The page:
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This booklet is the first in a series of 3 publications resulting from the Ministerial Conference on Drinking Water and Environmental Sanitation. Based on the paper, "Putting Agenda 21 to Work", presented at the conference, it seeks to bring home the urgency of the conference's call for action, the validity of the new approaches proposed, and the scale of the potential benefits if prompt and concerted action is taken. It outlines the main problems of pollution, waste and mismanagement of water and emphasizes the necessity of promoting sanitation along with efforts to provide clean water, and of involving women in the planning and upkeep of water and sanitation projects. It also stresses that water supply and sanitation problems are political and educational as well as technical, especially in health and hygiene issues. Since 70% of water used per day throughout the world is for irrigated agriculture, improved irrigation efficiency is advocated. The booklet stresses five main points for government attention: fresh water is a finite, vulnerable and endangered resource; access to water is an economic necessity and a human right; inadequate human sanitation is a major threat to fresh water; governments have an important role in encouraging cooperation among all concerned; and although financial resources are limited, they can be made to go further than they presently do.

TitleA developing crisis
Publication TypeMiscellaneous
Year of Publication1995
AuthorsNetherlands. Ministry of Housing, Spatial Planning and the Environment -NL, VROM, IRC International Water and Sanitation Centre, The Hague, NL
Secondary TitleWater and sanitation for all : a world priority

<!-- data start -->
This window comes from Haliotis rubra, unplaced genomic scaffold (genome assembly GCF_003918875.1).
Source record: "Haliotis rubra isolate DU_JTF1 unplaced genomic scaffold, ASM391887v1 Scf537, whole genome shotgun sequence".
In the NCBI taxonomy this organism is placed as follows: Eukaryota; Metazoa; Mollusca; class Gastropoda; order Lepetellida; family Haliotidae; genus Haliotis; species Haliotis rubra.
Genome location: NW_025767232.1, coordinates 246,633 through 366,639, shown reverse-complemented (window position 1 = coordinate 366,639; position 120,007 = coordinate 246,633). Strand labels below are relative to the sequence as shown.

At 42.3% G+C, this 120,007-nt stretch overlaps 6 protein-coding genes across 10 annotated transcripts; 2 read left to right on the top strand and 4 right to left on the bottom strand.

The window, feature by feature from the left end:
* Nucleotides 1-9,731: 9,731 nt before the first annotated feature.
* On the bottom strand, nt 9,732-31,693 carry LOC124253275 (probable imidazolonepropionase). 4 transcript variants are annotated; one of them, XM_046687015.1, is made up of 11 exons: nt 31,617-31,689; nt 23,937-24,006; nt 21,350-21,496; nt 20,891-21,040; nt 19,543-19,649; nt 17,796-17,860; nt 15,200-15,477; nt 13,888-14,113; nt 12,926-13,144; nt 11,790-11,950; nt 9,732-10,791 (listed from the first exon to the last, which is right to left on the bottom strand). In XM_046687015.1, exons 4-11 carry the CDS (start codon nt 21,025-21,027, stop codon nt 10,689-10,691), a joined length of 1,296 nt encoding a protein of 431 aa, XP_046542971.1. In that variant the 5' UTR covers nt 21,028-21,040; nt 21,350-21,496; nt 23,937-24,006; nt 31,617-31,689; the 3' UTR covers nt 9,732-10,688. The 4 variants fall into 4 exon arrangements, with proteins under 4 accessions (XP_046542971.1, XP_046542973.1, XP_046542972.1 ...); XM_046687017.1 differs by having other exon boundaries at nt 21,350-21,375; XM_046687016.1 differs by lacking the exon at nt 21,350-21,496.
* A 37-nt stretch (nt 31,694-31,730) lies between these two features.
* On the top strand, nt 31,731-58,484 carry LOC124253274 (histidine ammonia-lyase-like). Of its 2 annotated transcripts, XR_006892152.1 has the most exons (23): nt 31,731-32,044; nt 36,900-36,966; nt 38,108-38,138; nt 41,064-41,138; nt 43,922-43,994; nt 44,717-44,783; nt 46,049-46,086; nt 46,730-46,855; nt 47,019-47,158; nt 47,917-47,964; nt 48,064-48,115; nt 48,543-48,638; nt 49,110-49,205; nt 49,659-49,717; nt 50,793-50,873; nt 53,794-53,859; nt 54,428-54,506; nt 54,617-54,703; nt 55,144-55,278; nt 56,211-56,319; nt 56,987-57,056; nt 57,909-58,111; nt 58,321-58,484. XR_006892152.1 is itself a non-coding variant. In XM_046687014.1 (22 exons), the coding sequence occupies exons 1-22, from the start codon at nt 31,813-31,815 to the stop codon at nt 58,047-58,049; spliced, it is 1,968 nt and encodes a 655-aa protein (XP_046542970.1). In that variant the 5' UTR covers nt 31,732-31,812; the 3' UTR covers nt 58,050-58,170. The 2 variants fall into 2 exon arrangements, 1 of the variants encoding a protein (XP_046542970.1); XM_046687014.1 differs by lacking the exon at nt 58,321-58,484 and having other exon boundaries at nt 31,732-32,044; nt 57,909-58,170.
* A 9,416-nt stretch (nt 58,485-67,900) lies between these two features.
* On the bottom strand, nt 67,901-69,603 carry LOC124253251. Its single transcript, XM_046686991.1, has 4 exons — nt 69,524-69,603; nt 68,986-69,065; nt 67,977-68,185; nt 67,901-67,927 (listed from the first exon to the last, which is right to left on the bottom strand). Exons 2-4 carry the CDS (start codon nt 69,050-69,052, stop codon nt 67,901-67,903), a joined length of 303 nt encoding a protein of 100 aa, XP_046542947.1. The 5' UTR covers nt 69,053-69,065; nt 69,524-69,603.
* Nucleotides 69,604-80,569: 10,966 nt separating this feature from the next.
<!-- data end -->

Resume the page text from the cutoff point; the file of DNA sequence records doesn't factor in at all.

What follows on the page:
Volumeno. 1
Paginationxi, 18 p.: 5 photogr.
Date Published1995-01-01
PublisherNetherlands, Ministry of Housing, Spatial Planning and the Environment
Place PublishedThe Hague, The Netherlands
Abstract

This booklet is the first in a series of 3 publications resulting from the Ministerial Conference on Drinking Water and Environmental Sanitation. Based on the paper, "Putting Agenda 21 to Work", presented at the conference, it seeks to bring home the urgency of the conference's call for action, the validity of the new approaches proposed, and the scale of the potential benefits if prompt and concerted action is taken. It outlines the main problems of pollution, waste and mismanagement of water and emphasizes the necessity of promoting sanitation along with efforts to provide clean water, and of involving women in the planning and upkeep of water and sanitation projects. It also stresses that water supply and sanitation problems are political and educational as well as technical, especially in health and hygiene issues. Since 70% of water used per day throughout the world is for irrigated agriculture, improved irrigation efficiency is advocated. The booklet stresses five main points for government attention: fresh water is a finite, vulnerable and endangered resource; access to water is an economic necessity and a human right; inadequate human sanitation is a major threat to fresh water; governments have an important role in encouraging cooperation among all concerned; and although financial resources are limited, they can be made to go further than they presently do.

NotesAdapted version of background paper no. 1, Putting Agenda 21 to Work by Peter McIntyre. - Summaries in English, French and Spanish
Custom 1202.3
Original PublicationMinisterial Conference on Drinking Water and Environmental Sanitation : implementing UNCED Agenda 21, March 22nd/March 23rd 1994, Noordwijk : conference report

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